Marner brought the best out of Tavares, as the combination of the goal-scoring centre and the playmaking winger lead to Tavares’ best season to date. His previous linemates lacked the playmaking abilities that Marner possesses. Anders Lee scored more goals in his season beside Tavares but the assists did not pile up. Likewise, Matt Moulson and Kyle Okposo never saw the kind of production Marner had shown. Pairing him with Tavares was a recipe for success. A recipe that was read and executed perfectly.
Tavares was also able to play considerable time on the Maple Leafs top power-play unit. As Toronto featured so many options offensively, Tavares was not forced to play the lead role on the power play. While Matthews, Marner, and Kadri looked to set up a big play, Tavares would find himself screening the opposing goaltender. He managed to get a number of easier goals by tipping in the puck or making a quick move in front of the goalie. Maple Leafs fans may recognize this as van Riemsdyk’s signature move.
Toronto’s depth played a major role in Tavares’ ten power-play goals and much of his offensive contribution as well. It proved difficult for opposing teams to deal with the revolving door of offensive options the Maple Leafs had at their disposal. This was a situation that Tavares had not been a part of previously. In New York he was the top player and his role was affected by it. In Toronto, he was one of a few top players and opponents were forced to give him less attention, which in turn, allowed him to contribute more.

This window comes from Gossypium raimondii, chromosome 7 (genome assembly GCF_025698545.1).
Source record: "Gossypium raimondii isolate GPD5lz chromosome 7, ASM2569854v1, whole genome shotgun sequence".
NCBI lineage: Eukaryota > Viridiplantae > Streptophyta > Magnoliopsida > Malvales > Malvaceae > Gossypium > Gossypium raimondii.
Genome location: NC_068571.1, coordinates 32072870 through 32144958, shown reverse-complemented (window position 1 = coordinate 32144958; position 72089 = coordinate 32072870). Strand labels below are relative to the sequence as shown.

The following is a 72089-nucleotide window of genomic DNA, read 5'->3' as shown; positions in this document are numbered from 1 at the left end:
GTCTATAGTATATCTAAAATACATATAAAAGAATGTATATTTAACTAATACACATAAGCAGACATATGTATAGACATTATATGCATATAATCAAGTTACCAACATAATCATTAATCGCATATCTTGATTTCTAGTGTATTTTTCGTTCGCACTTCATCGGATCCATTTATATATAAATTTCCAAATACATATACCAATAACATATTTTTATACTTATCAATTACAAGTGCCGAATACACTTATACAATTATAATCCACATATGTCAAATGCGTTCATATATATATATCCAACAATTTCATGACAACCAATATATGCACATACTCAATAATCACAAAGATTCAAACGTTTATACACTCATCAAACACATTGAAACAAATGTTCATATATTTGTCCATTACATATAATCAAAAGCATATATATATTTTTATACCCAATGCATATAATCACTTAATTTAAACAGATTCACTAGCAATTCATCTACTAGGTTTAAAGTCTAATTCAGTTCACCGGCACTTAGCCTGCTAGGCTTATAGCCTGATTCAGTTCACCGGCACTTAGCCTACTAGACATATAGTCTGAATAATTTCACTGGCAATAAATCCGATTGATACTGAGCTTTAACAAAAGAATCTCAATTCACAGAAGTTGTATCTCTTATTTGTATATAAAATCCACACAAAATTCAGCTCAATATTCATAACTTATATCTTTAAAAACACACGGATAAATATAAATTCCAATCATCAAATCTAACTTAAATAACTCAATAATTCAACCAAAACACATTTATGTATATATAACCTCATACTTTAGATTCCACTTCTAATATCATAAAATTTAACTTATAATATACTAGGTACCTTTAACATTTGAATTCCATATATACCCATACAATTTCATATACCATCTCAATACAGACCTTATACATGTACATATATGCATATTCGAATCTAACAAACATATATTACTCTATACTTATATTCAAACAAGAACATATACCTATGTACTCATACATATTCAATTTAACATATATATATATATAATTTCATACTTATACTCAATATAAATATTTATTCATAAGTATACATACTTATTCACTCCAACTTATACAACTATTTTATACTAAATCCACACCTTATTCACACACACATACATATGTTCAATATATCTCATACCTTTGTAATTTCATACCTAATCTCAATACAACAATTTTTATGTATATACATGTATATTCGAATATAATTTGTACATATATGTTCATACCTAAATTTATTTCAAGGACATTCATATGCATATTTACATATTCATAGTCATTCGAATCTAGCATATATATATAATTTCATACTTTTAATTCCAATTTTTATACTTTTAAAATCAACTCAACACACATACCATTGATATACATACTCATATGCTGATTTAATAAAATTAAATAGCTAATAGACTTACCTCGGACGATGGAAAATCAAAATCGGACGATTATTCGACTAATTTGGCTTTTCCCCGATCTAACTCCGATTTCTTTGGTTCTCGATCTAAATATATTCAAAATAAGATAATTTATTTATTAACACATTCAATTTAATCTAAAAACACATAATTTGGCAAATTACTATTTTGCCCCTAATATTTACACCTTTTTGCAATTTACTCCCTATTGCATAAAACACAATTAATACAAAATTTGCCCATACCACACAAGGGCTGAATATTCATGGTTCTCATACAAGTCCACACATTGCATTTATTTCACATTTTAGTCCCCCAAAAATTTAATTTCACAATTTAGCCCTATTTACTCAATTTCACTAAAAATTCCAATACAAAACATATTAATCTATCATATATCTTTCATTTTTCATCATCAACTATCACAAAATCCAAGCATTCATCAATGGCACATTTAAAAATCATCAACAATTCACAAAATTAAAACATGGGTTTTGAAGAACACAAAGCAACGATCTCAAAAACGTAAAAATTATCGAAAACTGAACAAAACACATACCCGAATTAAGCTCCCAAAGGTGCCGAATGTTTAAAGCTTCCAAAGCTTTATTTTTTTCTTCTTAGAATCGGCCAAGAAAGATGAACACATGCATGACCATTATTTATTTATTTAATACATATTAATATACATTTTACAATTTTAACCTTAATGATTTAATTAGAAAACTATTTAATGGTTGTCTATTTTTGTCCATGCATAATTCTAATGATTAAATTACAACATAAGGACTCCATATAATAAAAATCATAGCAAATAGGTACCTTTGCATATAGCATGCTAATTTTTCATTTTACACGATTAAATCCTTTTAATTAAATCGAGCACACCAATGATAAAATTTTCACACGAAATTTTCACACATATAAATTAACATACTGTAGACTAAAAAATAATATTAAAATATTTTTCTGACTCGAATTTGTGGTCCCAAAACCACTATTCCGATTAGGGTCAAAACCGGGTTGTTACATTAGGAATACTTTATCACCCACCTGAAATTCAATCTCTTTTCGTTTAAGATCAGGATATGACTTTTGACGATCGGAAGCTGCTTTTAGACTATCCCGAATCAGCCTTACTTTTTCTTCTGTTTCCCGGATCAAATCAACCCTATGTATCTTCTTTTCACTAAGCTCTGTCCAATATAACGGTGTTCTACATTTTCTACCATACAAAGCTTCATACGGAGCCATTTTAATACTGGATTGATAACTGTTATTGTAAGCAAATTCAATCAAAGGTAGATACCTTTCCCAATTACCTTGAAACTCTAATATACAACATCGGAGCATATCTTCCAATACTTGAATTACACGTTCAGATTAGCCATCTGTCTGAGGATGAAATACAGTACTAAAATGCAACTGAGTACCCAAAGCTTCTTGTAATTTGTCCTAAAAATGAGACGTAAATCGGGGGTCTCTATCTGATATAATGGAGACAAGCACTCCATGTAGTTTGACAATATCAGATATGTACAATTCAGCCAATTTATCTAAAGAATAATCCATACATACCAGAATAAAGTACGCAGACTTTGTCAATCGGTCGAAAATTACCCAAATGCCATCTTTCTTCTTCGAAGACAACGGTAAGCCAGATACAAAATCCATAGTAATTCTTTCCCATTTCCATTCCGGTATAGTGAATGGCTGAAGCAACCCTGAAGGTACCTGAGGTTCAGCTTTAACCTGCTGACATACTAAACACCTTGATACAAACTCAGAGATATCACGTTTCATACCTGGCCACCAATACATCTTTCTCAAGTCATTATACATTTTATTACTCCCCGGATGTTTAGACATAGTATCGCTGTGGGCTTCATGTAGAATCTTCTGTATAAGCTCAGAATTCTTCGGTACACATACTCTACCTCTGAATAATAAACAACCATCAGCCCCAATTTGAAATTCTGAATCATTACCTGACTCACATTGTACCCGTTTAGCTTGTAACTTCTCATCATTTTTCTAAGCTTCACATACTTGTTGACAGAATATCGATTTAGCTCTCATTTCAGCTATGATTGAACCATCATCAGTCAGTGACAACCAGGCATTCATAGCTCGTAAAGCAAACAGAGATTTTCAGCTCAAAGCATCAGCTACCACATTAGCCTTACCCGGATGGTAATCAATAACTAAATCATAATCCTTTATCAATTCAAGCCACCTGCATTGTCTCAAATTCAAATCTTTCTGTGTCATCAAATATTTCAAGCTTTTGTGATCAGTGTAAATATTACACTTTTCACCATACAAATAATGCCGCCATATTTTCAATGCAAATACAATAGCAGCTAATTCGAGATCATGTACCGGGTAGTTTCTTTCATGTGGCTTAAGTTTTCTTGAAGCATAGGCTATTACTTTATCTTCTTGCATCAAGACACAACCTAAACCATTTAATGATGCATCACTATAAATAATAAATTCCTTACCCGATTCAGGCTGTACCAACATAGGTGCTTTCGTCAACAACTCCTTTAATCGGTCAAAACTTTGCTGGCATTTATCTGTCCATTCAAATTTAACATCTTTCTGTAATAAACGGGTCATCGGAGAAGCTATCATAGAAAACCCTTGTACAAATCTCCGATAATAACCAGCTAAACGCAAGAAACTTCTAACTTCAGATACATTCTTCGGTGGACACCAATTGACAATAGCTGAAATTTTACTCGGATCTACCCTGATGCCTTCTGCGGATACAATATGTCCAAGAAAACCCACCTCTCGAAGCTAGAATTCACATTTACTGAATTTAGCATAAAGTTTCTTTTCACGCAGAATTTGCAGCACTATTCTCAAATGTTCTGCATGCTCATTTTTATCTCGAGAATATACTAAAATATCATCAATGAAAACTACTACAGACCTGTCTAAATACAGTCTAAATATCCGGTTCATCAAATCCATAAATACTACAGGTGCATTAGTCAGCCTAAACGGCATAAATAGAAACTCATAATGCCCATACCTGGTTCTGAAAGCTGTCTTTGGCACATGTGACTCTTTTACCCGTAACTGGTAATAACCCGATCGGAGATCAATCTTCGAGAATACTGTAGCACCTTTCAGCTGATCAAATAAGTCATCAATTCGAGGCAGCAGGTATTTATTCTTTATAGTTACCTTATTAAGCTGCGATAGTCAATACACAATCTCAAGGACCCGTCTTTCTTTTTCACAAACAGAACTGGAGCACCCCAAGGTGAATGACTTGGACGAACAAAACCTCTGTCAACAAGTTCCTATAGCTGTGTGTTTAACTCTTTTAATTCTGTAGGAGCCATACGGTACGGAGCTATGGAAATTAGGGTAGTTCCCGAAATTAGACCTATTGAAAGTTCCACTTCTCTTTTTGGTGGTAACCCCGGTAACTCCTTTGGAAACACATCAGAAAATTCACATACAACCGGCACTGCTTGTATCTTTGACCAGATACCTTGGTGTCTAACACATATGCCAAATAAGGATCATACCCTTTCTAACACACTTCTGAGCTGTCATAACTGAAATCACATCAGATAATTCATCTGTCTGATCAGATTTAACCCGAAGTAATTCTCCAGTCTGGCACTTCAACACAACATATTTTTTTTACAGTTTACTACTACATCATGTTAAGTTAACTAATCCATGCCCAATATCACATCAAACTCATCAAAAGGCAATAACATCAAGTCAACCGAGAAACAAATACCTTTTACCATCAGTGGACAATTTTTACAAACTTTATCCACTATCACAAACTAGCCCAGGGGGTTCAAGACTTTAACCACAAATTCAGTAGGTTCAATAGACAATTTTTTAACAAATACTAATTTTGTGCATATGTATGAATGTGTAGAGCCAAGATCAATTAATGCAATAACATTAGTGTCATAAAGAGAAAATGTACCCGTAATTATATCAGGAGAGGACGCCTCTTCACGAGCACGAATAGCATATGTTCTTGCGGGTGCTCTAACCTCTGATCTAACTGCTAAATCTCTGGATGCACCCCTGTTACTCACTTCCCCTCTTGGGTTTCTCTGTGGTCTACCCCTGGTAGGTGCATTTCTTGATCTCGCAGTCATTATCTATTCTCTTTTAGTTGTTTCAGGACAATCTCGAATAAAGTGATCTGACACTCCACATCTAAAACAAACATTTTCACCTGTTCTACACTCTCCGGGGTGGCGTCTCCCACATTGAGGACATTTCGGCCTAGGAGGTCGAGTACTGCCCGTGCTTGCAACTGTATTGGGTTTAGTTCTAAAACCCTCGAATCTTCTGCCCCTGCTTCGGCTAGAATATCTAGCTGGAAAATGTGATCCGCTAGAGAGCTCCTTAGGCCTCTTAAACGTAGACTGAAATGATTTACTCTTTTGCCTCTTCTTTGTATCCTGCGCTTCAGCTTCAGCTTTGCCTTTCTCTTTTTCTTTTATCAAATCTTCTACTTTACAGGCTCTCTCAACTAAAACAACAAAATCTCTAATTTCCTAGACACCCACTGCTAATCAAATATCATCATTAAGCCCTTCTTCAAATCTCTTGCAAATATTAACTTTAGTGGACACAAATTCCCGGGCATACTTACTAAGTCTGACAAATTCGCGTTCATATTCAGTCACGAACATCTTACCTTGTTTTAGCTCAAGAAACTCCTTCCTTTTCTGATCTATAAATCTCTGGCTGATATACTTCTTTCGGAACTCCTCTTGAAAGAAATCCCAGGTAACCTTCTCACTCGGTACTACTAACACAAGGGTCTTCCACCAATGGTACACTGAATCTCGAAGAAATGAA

Overall Grade: A
Beyond having a Hart-calibre season, there was not much more fans could have asked of Tavares in his first season in Toronto. As noted, he had career-highs in both goals and points and made up for Toronto’s losses in free agency by doing so.
Tavares was spectacular for the Maple Leafs, perhaps too much so as Marner’s career year now has the team in another potential holdout situation. However, it is hardly fair to blame Tavares for that.
The Maple Leafs were never quite firing on all cylinders in 2018-19. Nylander’s contract holdout lasted until December at which point Matthews got injured. By the time he returned the team went into a stretch of poor play that they never seemed to get out of. Amidst a disappointing season for the team, Tavares was a beacon of hope. The hometown boy more than lived up to his end of things in his first season back home and if Toronto can re-sign Marner before the 2019-20 season begins, we may, at last, see this team’s true potential reached.
Brian Joyce is a graduate of Ryerson University’s Sport Media program. For better or worse, Brian is a lifelong Toronto Maple Leafs fan. In addition to hockey, Brian also enjoys watching baseball, basketball, football, lacrosse and pro wrestling. Brian also works as an editor for WrestleTalk.com and as a digital content producer for Chikara Pro Wrestling.